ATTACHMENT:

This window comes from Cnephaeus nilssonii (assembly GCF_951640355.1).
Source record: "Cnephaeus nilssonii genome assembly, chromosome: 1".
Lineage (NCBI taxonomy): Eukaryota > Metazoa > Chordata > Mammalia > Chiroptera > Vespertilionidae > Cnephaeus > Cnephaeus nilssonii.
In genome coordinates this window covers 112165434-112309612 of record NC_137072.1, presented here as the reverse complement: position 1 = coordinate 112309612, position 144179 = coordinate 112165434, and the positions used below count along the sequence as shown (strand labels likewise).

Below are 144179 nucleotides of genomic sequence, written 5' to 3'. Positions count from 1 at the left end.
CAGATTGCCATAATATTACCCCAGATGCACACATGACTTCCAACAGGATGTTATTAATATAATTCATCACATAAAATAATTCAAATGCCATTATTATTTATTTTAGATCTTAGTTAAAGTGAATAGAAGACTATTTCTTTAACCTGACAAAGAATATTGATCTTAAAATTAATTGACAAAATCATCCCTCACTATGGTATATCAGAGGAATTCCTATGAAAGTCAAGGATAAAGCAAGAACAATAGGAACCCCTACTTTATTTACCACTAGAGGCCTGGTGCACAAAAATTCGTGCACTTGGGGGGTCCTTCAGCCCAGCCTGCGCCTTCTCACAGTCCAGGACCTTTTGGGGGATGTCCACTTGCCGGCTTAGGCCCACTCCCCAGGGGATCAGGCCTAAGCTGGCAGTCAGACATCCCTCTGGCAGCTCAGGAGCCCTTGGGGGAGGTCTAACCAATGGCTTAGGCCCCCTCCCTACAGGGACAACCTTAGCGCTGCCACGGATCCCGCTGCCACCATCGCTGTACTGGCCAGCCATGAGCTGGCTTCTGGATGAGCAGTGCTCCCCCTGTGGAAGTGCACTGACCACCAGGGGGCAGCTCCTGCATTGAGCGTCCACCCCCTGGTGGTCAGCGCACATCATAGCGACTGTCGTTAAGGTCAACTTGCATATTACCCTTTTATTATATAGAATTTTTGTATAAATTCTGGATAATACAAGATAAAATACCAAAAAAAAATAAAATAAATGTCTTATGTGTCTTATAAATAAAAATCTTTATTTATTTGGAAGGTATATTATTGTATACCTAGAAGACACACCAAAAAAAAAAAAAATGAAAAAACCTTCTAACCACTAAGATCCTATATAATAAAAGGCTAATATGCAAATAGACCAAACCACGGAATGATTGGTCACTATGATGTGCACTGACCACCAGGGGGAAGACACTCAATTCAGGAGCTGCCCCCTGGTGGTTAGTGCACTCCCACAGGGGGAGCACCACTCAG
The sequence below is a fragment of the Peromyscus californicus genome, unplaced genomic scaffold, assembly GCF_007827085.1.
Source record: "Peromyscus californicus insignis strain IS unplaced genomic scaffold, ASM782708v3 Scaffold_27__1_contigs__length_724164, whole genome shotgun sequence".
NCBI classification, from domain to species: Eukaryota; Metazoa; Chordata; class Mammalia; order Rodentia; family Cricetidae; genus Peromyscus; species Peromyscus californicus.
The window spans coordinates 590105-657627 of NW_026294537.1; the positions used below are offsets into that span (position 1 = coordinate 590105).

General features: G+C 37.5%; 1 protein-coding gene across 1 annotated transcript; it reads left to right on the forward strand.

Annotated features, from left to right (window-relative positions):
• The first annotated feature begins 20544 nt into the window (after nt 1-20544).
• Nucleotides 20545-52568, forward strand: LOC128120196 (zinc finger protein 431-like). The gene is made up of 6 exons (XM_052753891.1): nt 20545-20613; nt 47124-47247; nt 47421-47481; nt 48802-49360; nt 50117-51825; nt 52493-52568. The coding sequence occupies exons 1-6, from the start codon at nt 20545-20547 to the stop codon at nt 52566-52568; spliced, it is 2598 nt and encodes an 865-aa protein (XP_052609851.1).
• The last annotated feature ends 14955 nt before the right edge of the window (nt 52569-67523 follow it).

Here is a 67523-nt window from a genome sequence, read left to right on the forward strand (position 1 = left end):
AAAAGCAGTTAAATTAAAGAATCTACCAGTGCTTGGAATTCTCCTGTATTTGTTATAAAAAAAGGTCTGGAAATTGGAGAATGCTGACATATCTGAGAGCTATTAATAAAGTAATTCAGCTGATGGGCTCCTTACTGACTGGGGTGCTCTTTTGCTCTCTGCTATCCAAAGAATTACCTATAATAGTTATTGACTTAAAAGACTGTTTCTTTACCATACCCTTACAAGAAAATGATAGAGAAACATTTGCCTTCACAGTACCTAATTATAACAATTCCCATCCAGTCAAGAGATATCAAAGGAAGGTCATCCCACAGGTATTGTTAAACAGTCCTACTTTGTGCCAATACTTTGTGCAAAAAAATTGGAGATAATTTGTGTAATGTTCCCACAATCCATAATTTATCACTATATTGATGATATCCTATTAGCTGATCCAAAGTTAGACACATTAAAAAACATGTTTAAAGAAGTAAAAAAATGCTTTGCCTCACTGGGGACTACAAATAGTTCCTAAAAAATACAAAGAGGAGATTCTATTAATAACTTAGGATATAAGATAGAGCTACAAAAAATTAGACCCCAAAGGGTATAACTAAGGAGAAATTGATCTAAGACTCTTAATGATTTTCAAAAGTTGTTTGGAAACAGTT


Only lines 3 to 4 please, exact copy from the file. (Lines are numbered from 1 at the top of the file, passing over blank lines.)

Lineage (NCBI taxonomy): Eukaryota > Metazoa > Chordata > Mammalia > Chiroptera > Vespertilionidae > Cnephaeus > Cnephaeus nilssonii.
In genome coordinates this window covers 112165434-112309612 of record NC_137072.1, presented here as the reverse complement: position 1 = coordinate 112309612, position 144179 = coordinate 112165434, and the positions used below count along the sequence as shown (strand labels likewise).